Jamii Telecom Limited (JTL), A telecommunication service provider has stirred up the Kenyan mobile phone market with it’s new low-cost data bundles offer.
The offering will also enable subscribers to make free internet calls, setting the stage for renewed competition in a segment where prices were thought to have hit rock bottom.
Launch of Faiba 4G mobile network marks JTL’s foray out of its fiber internet connectivity forte to face off with established rivals such as Safaricom, Telkom and Airtel.
Jamii’s entry into the voice call market is promising yet another round of cutthroat competition that ensued five years ago when the company launched its low-priced Faiba internet connectivity for homes and offices.
JTL’s 30-day data bundles are priced at Sh1,000 for 25 gigabytes (GB) to Sh6,000 for 210 GB.
That specifically takes the contest to the doorsteps of market leader Safaricom, which charges monthly data bundles at Sh500 for 1GB and Sh3,000 for 12GB.
Airtel, the second largest player in the telecoms market has priced its monthly data bundles at Sh500 for 1GB and Sh2,000 for 4GB while Telkom Kenya offers 1.5GB for Sh499 and 100GB for Sh8,999.
JTL chief executive and chairman Joshua Chepkwony said the firm had entered the mobile telecommunications market after months of building and testing the 4G network – a decision, he reckons, was influenced by the changing trends in consumer preference.
“Mobile devices, especially the mobile phone, have become the dominant channels through which consumers get information. They need to do business or organise their lives on the go and are responding to this reality with efficient and competitively priced services,” he said.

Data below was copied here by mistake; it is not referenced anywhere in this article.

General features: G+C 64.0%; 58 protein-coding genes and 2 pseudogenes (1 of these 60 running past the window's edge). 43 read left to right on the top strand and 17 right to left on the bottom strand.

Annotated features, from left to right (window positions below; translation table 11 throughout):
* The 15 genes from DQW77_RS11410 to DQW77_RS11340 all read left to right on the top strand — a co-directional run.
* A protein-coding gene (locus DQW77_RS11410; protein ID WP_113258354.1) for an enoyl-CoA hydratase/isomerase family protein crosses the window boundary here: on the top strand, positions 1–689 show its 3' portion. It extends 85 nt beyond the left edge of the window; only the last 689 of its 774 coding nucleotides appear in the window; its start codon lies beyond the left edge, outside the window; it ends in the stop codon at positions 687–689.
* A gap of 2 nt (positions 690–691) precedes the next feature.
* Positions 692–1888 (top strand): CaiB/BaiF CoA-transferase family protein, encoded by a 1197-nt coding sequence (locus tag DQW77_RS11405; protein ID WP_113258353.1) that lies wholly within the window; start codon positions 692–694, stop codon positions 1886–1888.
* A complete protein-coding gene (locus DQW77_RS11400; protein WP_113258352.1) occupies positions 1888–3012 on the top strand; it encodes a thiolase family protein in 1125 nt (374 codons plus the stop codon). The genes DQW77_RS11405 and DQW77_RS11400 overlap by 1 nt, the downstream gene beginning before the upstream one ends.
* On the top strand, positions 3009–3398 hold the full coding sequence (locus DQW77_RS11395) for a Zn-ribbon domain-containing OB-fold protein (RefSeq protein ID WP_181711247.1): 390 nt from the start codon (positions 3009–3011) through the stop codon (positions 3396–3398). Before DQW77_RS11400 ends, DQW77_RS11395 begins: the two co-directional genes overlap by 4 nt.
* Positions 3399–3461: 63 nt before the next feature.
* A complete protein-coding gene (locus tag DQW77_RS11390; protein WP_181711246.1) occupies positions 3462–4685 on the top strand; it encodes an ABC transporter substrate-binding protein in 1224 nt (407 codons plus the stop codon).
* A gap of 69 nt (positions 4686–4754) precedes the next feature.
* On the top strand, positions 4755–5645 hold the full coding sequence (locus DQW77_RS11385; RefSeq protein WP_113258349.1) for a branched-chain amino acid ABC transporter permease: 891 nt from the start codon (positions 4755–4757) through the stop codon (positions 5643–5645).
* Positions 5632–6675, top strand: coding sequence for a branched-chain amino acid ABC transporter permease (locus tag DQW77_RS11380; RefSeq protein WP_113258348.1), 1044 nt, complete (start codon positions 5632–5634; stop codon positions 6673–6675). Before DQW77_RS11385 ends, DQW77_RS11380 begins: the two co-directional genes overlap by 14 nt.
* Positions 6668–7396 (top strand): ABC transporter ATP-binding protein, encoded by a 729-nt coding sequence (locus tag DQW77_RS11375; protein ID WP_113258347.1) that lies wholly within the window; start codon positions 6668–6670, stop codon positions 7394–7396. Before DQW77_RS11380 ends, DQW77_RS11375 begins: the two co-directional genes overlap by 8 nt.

“Our promise to the consumer is that we are bringing to mobile telecommunication the same level of quality and cost competitiveness we are known for in the fibre internet market.”
News that industry regulator, the Communications Authority of Kenya (CA), had awarded JTL a licence to roll-out 4G mobile phone services met strong opposition from some of the established players.
JTL opponents claimed that unlike its established rivals, who are registered as Tier II service providers, the internet service provider was a Tier 1 firm that needed to pay more than Sh2 billion for an operating licence.
But Mr Chepkwony said his company had followed due process and dismissed the concerns as the product of pure mischief from scared rivals.
Launch of the 4G mobile network has effectively transformed Jamii into Kenya’s fourth mobile telecoms operator with initial 4G network coverage in key cities of Nairobi, Mombasa, Kisumu and Eldoret.
That means the firm, which debuted in the telecoms market in 2012 with the rollout of low-cost connectivity to homes and small businesses, is fast closing gaps with the industry’s established players.
“Our customers can now enjoy high speed data and clear voice call services anytime and everywhere,” Mr Chepkwony said.
Apart from providing internet connectivity to clients, JTL also hosts data and offers cloud services. It also operates an extensive fibre network covering major counties in Kenya.